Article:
Farewell, Gord

In 2016, I wrote this story about The Tragically Hip’s second-to-last-ever concert in Calgary, AB. It was part of their Man Machine Poem tour, which came after Gord Downie, their lead singer, was diagnosed with a terminal brain tumor. The site on which this article was first published has long since vanished, so I thought it would be good to preserve it on Dash for perpetuity. 

The Tragically Hip played their first of two Calgary shows on Monday night, and the result was likely one of the most memorable concerts in Saddledome history.  The concert itself was a marathon, with the band reaching back into the cupboard for over thirty years worth of music.

The concert was completely devoid of excess – there were no elaborate light shows, no oversized fog machine, and no confetti falling from the rafters.  But it became very clear why the band decided to eschew any sort of mechanical theatrics – Downie was a machine unto himself.  The spectacle was two hours of physical adlibs in his menagerie of glossy suits (gold, hot pink, then silver).  Seemingly unrehearsed he sent out a fishing line and reeled in the crowd, borrowed blue bug-like glasses from a member of the crowd, and gave guitarist Paul Langlois a tender kiss on the cheek to the delight of the fans.

The concert stretched over two hours, with the band emerging for not one, but two encores.  Now, the second encore wasn’t for me and ultimately seemed a bit indulgent on behalf of Downie, but who am I to argue with the 19,000 other fans that were happy to stick around and sing along?

Speaking of that two hours: maybe more impressive than his fabulous collection of outfits was his vocal stamina.  Considering that Downie’s lyrics call for notes that range from belting to outright yelling, it was a small miracle that he could maintain pitch and consistency for the entirety of the concert.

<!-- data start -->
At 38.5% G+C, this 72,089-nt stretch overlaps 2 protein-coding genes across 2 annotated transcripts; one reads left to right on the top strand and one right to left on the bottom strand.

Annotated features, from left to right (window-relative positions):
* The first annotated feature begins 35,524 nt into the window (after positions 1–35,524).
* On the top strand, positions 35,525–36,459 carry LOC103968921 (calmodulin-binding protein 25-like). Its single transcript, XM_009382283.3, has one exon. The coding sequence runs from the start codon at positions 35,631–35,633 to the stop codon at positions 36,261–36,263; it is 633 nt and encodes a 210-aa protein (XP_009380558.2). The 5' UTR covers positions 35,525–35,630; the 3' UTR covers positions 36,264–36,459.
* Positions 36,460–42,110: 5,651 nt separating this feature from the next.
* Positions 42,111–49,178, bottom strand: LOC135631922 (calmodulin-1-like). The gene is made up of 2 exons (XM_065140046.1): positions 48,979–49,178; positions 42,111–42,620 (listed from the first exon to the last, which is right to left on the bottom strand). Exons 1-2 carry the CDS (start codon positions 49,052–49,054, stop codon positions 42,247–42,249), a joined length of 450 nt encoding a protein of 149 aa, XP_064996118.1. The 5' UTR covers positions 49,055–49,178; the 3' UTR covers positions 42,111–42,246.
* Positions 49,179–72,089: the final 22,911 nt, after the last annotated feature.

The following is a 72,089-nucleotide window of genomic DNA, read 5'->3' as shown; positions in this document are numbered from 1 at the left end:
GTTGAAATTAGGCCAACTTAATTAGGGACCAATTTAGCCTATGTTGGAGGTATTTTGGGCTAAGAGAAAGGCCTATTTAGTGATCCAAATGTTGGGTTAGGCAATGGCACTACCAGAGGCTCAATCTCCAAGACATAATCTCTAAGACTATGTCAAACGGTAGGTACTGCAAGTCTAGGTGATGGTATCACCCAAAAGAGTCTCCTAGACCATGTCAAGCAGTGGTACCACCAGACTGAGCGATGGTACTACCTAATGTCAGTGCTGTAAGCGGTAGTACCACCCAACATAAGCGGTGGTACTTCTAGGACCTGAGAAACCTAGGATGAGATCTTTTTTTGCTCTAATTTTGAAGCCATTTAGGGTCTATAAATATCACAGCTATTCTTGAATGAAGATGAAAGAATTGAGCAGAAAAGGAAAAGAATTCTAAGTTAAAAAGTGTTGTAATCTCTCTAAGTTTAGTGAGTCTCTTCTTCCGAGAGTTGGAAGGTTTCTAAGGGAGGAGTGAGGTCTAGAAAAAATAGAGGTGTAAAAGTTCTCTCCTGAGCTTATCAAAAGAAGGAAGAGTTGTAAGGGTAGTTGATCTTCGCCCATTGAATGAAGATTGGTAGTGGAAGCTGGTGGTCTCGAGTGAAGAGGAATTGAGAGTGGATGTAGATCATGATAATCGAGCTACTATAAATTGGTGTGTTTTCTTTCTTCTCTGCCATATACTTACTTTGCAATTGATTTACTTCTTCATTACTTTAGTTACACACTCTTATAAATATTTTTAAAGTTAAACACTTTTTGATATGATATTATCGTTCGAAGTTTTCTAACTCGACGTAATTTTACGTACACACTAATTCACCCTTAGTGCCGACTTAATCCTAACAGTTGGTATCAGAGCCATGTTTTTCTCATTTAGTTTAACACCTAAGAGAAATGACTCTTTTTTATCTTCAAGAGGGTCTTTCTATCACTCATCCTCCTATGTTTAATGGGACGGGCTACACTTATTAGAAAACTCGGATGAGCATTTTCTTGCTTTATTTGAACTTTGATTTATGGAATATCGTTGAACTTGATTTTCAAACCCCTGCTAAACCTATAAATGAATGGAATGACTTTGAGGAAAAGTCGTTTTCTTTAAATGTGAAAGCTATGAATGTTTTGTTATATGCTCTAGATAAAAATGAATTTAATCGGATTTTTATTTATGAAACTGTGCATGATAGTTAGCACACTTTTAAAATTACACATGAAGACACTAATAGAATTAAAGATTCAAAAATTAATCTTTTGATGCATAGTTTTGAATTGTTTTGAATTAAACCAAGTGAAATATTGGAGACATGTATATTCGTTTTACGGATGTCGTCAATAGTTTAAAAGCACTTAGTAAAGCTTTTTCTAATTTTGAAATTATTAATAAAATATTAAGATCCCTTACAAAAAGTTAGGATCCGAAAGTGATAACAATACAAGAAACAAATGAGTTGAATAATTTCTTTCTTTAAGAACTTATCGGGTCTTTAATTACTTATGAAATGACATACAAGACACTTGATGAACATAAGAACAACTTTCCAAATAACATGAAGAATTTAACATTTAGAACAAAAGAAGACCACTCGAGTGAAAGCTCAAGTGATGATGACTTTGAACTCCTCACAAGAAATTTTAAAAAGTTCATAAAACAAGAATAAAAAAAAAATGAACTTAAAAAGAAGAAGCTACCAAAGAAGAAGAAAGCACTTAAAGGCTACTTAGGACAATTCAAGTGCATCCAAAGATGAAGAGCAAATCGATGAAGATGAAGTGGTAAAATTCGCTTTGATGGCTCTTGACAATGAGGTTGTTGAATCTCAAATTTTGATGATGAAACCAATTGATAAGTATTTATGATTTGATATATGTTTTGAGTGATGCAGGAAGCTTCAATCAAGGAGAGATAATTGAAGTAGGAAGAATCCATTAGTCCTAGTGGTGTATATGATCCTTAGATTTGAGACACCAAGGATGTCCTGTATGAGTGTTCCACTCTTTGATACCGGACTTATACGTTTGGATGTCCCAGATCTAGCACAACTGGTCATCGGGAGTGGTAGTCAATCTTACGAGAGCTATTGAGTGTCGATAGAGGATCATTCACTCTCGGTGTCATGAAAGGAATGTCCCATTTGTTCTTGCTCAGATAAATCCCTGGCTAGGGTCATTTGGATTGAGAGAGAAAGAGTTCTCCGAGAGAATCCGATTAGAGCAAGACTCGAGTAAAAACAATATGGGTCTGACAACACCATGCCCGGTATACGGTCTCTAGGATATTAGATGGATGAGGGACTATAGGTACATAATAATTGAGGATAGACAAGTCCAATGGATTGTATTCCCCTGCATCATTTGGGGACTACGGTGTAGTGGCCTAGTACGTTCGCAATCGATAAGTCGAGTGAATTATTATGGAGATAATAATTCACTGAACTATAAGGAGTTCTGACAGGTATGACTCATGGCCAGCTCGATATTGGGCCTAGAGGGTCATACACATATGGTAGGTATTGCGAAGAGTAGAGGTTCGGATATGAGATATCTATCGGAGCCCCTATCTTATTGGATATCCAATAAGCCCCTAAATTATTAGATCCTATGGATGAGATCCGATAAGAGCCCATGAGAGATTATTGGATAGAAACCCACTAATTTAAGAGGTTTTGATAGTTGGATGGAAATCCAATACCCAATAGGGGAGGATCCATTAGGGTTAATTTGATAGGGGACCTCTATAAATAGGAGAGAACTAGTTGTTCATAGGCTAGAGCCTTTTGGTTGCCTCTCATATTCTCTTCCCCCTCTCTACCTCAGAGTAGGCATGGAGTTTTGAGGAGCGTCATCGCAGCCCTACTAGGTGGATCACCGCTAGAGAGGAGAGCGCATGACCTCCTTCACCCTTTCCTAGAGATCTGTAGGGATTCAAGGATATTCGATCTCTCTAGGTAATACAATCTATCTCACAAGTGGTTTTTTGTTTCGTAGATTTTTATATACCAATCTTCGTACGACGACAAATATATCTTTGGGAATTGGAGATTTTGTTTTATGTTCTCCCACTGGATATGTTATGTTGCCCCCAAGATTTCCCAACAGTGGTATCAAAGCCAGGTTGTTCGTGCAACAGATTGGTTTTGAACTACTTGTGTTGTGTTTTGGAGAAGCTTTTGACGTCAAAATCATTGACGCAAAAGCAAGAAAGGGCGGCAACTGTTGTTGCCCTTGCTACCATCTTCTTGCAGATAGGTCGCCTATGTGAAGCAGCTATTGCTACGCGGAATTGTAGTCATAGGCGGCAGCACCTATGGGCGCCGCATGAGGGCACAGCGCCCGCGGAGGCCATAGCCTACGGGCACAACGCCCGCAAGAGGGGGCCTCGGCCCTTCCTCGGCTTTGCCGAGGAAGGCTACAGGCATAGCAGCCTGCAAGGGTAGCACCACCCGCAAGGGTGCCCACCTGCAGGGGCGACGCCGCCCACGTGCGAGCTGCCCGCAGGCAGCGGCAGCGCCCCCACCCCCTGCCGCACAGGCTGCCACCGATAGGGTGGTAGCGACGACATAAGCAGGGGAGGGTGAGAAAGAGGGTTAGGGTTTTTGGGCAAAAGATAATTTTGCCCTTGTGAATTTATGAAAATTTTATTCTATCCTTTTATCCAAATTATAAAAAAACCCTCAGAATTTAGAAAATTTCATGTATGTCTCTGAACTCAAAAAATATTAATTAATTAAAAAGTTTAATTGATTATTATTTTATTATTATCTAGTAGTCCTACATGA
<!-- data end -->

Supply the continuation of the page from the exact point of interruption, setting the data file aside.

For the encore, Downie wore a Jaws T-Shirt.  You know, the one from the original movie poster with the girl swimming helplessly above the surface with a great white shark lurking below, mouth agape.

While his performances might be spontaneous, Downie is always deliberate, and we are left to speculate whether the choice of shirt has some sort of metaphorical relationship with his declining health.

Let’s speculate.  It means something to the effect of no matter how hard we struggle above the surface death is waiting for us like a gigantic fucking shark!!! – or something like that.

The most poignant moment of the evening came after ‘Bobcaygeon,’ a moody and iconic depiction of rural Ontario, when Downie addressed the crowd.

“This is one of those nights.  Thank you,” he said, before disappearing into the night.

And I may very well never see Gord Downie again.


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